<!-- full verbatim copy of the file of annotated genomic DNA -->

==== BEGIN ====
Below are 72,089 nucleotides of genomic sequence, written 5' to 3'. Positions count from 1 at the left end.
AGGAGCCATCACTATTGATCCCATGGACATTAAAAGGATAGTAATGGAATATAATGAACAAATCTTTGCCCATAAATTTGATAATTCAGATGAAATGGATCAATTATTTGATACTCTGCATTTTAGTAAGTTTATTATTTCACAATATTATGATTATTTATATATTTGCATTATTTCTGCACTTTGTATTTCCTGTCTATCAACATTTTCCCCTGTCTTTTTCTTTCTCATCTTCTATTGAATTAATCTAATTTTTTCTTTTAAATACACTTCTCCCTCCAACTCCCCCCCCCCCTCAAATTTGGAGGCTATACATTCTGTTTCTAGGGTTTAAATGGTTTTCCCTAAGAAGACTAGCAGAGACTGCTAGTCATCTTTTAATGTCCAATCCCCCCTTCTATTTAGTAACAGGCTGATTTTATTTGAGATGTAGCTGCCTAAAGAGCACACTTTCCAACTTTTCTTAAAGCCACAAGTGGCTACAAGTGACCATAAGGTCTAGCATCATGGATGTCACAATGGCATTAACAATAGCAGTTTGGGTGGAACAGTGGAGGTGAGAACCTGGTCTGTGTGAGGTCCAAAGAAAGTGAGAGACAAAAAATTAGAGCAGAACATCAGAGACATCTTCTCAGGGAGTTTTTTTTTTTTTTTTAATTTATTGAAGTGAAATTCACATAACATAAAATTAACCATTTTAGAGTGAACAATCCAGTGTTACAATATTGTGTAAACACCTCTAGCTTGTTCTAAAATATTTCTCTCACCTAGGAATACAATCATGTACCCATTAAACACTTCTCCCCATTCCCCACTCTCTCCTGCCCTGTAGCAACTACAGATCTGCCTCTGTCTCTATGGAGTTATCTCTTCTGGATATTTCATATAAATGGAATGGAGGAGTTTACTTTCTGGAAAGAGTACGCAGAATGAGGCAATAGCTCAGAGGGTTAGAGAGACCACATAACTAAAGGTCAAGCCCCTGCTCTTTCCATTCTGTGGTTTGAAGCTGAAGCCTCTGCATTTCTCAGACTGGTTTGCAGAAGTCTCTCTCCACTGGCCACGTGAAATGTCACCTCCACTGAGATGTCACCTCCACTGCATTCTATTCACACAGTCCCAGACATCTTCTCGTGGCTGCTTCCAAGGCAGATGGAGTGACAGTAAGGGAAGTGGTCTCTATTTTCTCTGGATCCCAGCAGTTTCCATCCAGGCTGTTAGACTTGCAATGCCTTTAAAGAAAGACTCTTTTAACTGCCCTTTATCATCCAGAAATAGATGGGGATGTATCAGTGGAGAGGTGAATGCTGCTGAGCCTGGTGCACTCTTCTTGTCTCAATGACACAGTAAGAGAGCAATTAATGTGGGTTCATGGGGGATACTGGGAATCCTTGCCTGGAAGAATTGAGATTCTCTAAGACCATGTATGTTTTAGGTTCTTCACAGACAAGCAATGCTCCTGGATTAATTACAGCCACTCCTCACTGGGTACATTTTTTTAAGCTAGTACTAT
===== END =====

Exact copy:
Below are 72,089 nucleotides of genomic sequence, written 5' to 3'. Positions count from 1 at the left end.
AGGAGCCATCACTATTGATCCCATGGACATTAAAAGGATAGTAATGGAATATAATGAACAAATCTTTGCCCATAAATTTGATAATTCAGATGAAATGGATCAATTATTTGATACTCTGCATTTTAGTAAGTTTATTATTTCACAATATTATGATTATTTATATATTTGCATTATTTCTGCACTTTGTATTTCCTGTCTATCAACATTTTCCCCTGTCTTTTTCTTTCTCATCTTCTATTGAATTAATCTAATTTTTTCTTTTAAATACACTTCTCCCTCCAACTCCCCCCCCCCCTCAAATTTGGAGGCTATACATTCTGTTTCTAGGGTTTAAATGGTTTTCCCTAAGAAGACTAGCAGAGACTGCTAGTCATCTTTTAATGTCCAATCCCCCCTTCTATTTAGTAACAGGCTGATTTTATTTGAGATGTAGCTGCCTAAAGAGCACACTTTCCAACTTTTCTTAAAGCCACAAGTGGCTACAAGTGACCATAAGGTCTAGCATCATGGATGTCACAATGGCATTAACAATAGCAGTTTGGGTGGAACAGTGGAGGTGAGAACCTGGTCTGTGTGAGGTCCAAAGAAAGTGAGAGACAAAAAATTAGAGCAGAACATCAGAGACATCTTCTCAGGGAGTTTTTTTTTTTTTTTTAATTTATTGAAGTGAAATTCACATAACATAAAATTAACCATTTTAGAGTGAACAATCCAGTGTTACAATATTGTGTAAACACCTCTAGCTTGTTCTAAAATATTTCTCTCACCTAGGAATACAATCATGTACCCATTAAACACTTCTCCCCATTCCCCACTCTCTCCTGCCCTGTAGCAACTACAGATCTGCCTCTGTCTCTATGGAGTTATCTCTTCTGGATATTTCATATAAATGGAATGGAGGAGTTTACTTTCTGGAAAGAGTACGCAGAATGAGGCAATAGCTCAGAGGGTTAGAGAGACCACATAACTAAAGGTCAAGCCCCTGCTCTTTCCATTCTGTGGTTTGAAGCTGAAGCCTCTGCATTTCTCAGACTGGTTTGCAGAAGTCTCTCTCCACTGGCCACGTGAAATGTCACCTCCACTGAGATGTCACCTCCACTGCATTCTATTCACACAGTCCCAGACATCTTCTCGTGGCTGCTTCCAAGGCAGATGGAGTGACAGTAAGGGAAGTGGTCTCTATTTTCTCTGGATCCCAGCAGTTTCCATCCAGGCTGTTAGACTTGCAATGCCTTTAAAGAAAGACTCTTTTAACTGCCCTTTATCATCCAGAAATAGATGGGGATGTATCAGTGGAGAGGTGAATGCTGCTGAGCCTGGTGCACTCTTCTTGTCTCAATGACACAGTAAGAGAGCAATTAATGTGGGTTCATGGGGGATACTGGGAATCCTTGCCTGGAAGAATTGAGATTCTCTAAGACCATGTATGTTTTAGGTTCTTCACAGACAAGCAATGCTCCTGGATTAATTACAGCCACTCCTCACTGGGTACATTTTTTTAAGCTAGTACTAT